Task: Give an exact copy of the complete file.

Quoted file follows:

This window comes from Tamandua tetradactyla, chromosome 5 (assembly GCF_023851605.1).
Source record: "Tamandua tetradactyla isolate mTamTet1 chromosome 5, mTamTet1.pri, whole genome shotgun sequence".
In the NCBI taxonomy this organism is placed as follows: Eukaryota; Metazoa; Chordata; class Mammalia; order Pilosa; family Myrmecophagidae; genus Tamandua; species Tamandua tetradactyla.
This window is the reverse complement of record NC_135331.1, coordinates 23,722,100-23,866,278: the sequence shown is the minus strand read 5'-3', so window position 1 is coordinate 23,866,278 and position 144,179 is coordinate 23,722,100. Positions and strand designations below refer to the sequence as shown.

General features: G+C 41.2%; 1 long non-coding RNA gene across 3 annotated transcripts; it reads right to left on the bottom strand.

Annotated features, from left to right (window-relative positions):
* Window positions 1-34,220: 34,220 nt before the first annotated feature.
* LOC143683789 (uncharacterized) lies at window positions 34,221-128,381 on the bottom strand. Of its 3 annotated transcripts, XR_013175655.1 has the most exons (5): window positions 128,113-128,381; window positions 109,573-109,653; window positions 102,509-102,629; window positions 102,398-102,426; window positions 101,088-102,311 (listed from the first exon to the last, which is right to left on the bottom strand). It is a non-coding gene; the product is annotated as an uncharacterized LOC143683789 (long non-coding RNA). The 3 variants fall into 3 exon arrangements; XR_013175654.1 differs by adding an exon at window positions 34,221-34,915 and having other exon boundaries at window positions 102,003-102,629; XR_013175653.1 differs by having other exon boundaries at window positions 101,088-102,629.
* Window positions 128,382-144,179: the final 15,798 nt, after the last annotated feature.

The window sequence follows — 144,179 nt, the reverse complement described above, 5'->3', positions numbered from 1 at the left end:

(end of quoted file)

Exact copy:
This window comes from Tamandua tetradactyla, chromosome 5 (assembly GCF_023851605.1).
Source record: "Tamandua tetradactyla isolate mTamTet1 chromosome 5, mTamTet1.pri, whole genome shotgun sequence".
In the NCBI taxonomy this organism is placed as follows: Eukaryota; Metazoa; Chordata; class Mammalia; order Pilosa; family Myrmecophagidae; genus Tamandua; species Tamandua tetradactyla.
This window is the reverse complement of record NC_135331.1, coordinates 23,722,100-23,866,278: the sequence shown is the minus strand read 5'-3', so window position 1 is coordinate 23,866,278 and position 144,179 is coordinate 23,722,100. Positions and strand designations below refer to the sequence as shown.

General features: G+C 41.2%; 1 long non-coding RNA gene across 3 annotated transcripts; it reads right to left on the bottom strand.

Annotated features, from left to right (window-relative positions):
* Window positions 1-34,220: 34,220 nt before the first annotated feature.
* LOC143683789 (uncharacterized) lies at window positions 34,221-128,381 on the bottom strand. Of its 3 annotated transcripts, XR_013175655.1 has the most exons (5): window positions 128,113-128,381; window positions 109,573-109,653; window positions 102,509-102,629; window positions 102,398-102,426; window positions 101,088-102,311 (listed from the first exon to the last, which is right to left on the bottom strand). It is a non-coding gene; the product is annotated as an uncharacterized LOC143683789 (long non-coding RNA). The 3 variants fall into 3 exon arrangements; XR_013175654.1 differs by adding an exon at window positions 34,221-34,915 and having other exon boundaries at window positions 102,003-102,629; XR_013175653.1 differs by having other exon boundaries at window positions 101,088-102,629.
* Window positions 128,382-144,179: the final 15,798 nt, after the last annotated feature.

The window sequence follows — 144,179 nt, the reverse complement described above, 5'->3', positions numbered from 1 at the left end: